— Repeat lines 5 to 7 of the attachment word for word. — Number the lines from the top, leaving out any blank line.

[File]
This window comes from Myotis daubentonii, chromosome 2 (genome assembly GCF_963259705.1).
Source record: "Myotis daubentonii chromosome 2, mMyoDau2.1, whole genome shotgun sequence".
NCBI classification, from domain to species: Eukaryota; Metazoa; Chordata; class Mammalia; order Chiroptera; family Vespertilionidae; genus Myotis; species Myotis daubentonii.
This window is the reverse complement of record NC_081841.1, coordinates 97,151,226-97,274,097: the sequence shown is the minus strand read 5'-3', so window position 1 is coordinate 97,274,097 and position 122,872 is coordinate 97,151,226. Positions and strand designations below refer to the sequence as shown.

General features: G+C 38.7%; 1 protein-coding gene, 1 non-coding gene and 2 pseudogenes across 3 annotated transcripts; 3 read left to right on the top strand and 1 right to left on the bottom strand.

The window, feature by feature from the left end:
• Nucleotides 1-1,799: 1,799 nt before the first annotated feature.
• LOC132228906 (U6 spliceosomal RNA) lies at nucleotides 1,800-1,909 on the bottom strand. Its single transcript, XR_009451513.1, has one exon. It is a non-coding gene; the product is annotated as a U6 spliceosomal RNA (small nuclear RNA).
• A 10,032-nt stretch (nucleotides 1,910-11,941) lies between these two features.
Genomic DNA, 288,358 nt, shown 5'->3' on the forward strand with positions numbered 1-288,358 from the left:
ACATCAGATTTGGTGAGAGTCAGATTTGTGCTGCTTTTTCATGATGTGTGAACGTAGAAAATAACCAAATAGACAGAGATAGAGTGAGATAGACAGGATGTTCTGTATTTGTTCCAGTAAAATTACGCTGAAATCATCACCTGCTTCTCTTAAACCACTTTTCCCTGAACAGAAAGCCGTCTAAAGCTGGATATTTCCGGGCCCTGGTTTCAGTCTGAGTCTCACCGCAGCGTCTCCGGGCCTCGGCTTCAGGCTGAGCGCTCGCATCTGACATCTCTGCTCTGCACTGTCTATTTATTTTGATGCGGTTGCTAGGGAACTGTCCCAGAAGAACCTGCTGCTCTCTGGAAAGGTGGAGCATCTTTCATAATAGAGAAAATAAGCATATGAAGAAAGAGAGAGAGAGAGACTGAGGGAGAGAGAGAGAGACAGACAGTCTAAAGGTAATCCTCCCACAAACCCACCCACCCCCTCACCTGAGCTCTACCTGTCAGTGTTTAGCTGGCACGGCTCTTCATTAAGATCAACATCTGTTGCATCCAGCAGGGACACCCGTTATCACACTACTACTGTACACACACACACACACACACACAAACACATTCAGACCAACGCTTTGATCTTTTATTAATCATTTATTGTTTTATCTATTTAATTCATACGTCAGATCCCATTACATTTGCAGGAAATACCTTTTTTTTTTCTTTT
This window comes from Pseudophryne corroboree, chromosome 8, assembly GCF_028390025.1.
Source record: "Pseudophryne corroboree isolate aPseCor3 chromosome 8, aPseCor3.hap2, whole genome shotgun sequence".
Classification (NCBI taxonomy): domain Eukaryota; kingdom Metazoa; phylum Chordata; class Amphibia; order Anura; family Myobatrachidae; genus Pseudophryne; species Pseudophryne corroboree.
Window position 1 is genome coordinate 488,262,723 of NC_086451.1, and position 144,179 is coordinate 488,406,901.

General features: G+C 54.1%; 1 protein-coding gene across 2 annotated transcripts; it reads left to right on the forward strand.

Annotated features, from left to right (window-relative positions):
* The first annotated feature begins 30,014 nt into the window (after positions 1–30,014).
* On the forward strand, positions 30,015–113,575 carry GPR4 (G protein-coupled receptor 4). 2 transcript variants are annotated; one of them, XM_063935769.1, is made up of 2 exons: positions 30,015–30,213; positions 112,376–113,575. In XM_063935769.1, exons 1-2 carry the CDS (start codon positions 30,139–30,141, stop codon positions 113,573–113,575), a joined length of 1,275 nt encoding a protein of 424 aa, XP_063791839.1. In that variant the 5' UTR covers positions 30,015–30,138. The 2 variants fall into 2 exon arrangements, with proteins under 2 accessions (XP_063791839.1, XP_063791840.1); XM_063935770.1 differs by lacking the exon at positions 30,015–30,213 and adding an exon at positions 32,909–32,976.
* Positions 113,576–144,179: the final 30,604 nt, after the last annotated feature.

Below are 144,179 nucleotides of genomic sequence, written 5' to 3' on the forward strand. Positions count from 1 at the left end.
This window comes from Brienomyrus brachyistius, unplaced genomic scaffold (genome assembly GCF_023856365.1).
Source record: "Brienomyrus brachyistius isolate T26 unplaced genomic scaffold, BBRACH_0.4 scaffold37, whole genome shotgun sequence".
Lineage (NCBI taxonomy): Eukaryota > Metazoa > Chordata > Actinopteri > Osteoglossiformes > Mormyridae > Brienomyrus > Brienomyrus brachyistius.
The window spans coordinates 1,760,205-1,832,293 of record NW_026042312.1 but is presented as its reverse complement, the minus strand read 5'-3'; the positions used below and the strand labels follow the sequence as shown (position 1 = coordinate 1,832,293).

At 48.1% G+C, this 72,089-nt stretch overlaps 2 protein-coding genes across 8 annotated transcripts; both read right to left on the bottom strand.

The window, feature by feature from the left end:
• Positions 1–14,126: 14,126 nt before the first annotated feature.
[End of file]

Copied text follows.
General features: G+C 38.7%; 1 protein-coding gene, 1 non-coding gene and 2 pseudogenes across 3 annotated transcripts; 3 read left to right on the top strand and 1 right to left on the bottom strand.

The window, feature by feature from the left end:
• Nucleotides 1-1,799: 1,799 nt before the first annotated feature.